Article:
As a food writer, spending money is an investment when eating in a restaurant. It’s almost painful returning to a place having already been written about. While moving on is a must, Mockingbird Bistro’s employee is worth becoming a regular.
René and I first met two years ago during Sunday brunch at Mockingbird Bistro. After taking a seat at the bar, I began to describe my impression of this place as scary stuffy. Passing patio people with gigantic pearls, champagne, and wedding hair has the power to make all commoners cringe. This kind of hair is reserved for bridesmaids or prom people. Anyone else is breaking the ultimate updo rule.
I had just started writing and wasn’t used to dining out alone, much less in places with pretentious possibility. René’s explanation regarding the perception people have of Mockingbird Bistro changed the way I’ll ever prejudge a place again. Wealthy or poor, what matters is the attitude of the person taking care of you. People paying are just a puzzle piece, as the outcome is in the hands of the server.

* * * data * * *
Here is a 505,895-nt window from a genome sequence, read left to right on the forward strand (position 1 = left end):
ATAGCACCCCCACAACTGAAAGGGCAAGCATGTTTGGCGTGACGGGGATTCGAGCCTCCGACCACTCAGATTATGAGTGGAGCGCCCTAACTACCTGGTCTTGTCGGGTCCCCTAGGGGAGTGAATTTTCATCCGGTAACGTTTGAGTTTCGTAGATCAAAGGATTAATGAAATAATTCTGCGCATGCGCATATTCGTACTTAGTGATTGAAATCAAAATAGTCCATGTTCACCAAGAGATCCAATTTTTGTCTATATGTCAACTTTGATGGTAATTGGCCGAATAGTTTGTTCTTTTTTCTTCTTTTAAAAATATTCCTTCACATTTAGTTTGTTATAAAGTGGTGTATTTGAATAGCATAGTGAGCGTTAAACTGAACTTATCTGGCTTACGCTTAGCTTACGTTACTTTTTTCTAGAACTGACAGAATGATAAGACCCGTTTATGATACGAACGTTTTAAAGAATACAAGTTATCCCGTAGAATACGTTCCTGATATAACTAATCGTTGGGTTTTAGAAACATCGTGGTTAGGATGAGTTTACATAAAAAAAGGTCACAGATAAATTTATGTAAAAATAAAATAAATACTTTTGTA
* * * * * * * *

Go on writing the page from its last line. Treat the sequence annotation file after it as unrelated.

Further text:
René’s heart shines brighter than any server I’ve encountered. He went on to proudly tell a story of being offered a summer spot at the prestigious Julliard School of Music in New York City. Taking care of his family became necessary, which forced him to put this dream on hold. As the years have passed, René continues to share his warmth and kindness behind the bar at Mockingbird.
I think of René while walking into fine dining restaurants from New York to LA. For me, his words were of wisdom. A conversation seeming so simple is something I take with me. Flip flops or fluffy hair, we are all worthy. His phenomenal service, attention to conversation, and care make René my favorite server in the city.
P.S. This is an article for Eater’s “Front and Center” series highlighting different writer’s favorite service industry person…